The stock market slump on February 27 wasn't constrained to the Shanghai Stock Exchange – or even China or East Asia. It was global.
The immediate speculation, fertilized by a healthy dose of China fear, was that the Shanghai market's biggest single-day drop in a decade had sparked a worldwide meltdown.
Flattering as the comment on the growing influence of China may be, it is not really true.
The country's impact was minimal but coincided with developments involving two much bigger economies, slipping confidence in the US and currency appreciation in Japan.
The drop in China was driven by internal factors, particularly given the restrictions on outside involvement in the A-share market.
Rumors relating to a new real estate tax and higher interest rates, official warnings of a market bubble and action on illegal fund flows were among the factors blamed. Morgan Stanley also noted that the State-owned Assets Supervion and Administration Commission sold almost 5% – the annual maximum – of its stakes in about 15 listed companies.
What is most interesting is that there was no single domino that sent the rest tumbling down, rather a whole bunch of dominoes falling in unison. For an actual cause, investors would have to go back to the massive and virtually unfounded gains of earlier in the year.
Considering the high valuations and sharp highs and lows, it's no surprise that Chinese investors are often accused of being speculative. One truth brought home by the meltdown is that China's bourses are driven by a force beyond the scope of even the sharpest economists: a potential for contagion. In markets awash with cash, this is a key factor.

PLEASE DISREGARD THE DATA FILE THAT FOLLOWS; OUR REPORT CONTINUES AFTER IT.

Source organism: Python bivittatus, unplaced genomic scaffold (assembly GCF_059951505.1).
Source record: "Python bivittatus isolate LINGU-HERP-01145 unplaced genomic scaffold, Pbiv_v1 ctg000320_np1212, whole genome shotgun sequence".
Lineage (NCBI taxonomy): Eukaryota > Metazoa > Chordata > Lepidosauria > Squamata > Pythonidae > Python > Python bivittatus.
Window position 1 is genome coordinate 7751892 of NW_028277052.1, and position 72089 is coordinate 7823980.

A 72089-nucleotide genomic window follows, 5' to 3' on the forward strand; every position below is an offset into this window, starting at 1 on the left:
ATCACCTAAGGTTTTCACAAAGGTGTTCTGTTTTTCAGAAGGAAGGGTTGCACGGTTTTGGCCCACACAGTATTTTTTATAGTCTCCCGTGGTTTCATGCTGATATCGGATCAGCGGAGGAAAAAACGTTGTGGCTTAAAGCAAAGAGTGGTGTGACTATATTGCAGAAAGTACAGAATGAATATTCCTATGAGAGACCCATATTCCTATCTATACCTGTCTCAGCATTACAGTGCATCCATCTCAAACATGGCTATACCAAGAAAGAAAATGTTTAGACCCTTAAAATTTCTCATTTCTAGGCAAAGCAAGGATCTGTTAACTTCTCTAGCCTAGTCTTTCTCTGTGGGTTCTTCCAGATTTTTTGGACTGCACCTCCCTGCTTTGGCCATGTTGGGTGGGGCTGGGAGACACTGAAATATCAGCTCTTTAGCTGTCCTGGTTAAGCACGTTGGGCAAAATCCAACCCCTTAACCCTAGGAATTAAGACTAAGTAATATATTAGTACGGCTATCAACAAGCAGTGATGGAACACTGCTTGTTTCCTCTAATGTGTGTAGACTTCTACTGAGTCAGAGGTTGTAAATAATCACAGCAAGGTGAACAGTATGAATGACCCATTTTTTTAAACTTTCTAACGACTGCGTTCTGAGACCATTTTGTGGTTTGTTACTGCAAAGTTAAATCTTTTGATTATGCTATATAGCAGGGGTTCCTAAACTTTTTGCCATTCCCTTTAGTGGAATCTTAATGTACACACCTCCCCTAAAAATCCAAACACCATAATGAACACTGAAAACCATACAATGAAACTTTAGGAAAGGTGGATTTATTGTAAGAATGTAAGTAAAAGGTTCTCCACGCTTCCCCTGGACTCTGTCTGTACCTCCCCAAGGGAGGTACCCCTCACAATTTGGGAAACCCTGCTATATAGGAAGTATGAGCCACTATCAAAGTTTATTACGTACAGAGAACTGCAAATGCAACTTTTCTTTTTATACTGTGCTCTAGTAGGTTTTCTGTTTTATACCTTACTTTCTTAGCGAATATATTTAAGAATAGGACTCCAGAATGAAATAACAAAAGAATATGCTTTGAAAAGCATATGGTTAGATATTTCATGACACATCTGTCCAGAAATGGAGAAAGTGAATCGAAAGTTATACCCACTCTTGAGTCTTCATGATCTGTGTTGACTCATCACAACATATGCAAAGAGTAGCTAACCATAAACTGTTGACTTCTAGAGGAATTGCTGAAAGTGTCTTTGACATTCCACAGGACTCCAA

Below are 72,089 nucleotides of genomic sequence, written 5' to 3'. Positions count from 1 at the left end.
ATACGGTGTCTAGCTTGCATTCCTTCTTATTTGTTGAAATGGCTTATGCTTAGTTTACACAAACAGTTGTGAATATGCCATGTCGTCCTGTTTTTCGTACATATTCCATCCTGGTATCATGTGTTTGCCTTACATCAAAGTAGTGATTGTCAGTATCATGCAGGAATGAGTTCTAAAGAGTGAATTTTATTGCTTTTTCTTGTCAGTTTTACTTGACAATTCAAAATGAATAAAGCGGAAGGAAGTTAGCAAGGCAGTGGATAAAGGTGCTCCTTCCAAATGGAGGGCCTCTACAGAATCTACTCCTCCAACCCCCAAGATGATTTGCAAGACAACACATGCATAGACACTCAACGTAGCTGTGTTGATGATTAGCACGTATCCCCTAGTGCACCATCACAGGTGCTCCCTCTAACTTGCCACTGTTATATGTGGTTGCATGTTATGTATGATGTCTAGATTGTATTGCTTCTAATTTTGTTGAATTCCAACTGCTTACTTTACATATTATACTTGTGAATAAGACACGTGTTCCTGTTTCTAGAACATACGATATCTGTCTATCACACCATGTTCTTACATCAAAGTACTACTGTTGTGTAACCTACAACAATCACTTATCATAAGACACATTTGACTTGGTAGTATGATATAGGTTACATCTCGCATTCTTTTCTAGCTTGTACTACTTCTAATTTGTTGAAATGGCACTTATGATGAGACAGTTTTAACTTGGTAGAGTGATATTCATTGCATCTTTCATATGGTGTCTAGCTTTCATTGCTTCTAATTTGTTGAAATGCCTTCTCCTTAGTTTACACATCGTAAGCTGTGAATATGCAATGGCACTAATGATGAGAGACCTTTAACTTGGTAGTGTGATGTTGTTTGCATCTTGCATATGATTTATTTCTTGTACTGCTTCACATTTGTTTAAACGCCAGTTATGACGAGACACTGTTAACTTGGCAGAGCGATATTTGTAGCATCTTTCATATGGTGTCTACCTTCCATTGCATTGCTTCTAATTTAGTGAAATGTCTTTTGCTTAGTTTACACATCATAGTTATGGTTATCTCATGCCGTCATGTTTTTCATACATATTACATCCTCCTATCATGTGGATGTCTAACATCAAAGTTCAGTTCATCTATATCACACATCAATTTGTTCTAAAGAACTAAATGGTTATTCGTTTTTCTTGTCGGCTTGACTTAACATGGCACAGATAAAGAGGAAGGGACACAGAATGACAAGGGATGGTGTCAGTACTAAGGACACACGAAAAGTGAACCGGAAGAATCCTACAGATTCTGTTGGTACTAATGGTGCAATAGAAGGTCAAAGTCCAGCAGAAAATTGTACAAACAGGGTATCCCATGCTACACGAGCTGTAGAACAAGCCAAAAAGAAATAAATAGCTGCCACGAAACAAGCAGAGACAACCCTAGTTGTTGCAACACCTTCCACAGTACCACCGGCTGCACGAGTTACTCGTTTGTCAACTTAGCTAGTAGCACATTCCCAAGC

More Chinese are putting portions of their considerable savings into the stock market and Beijing's attempts to control bank lending don't appear to be having much effect on share spending. The injection of all this money is sending valuations out of whack.
This last correction will provide more arguments to push the economy away from cash transactions, but the pattern of unwarranted growth and unexpected drops will continue.
After all, it wasn't three weeks before the Shanghai market was once again within reach of the peak it hit just before the slump.
The introduction of stock index futures should have a positive impact. But it will take time for them to settle – and it was the same weakness for speculation and lax regulation that saw them go very wrong last time round.
In the months ahead, serious questions will be asked of China's regulators and their ability to develop as fast as they have to.
The good news for the individual investor is that there is no reason to think that a trough won't be followed by a new peak. It is just a matter of patience.
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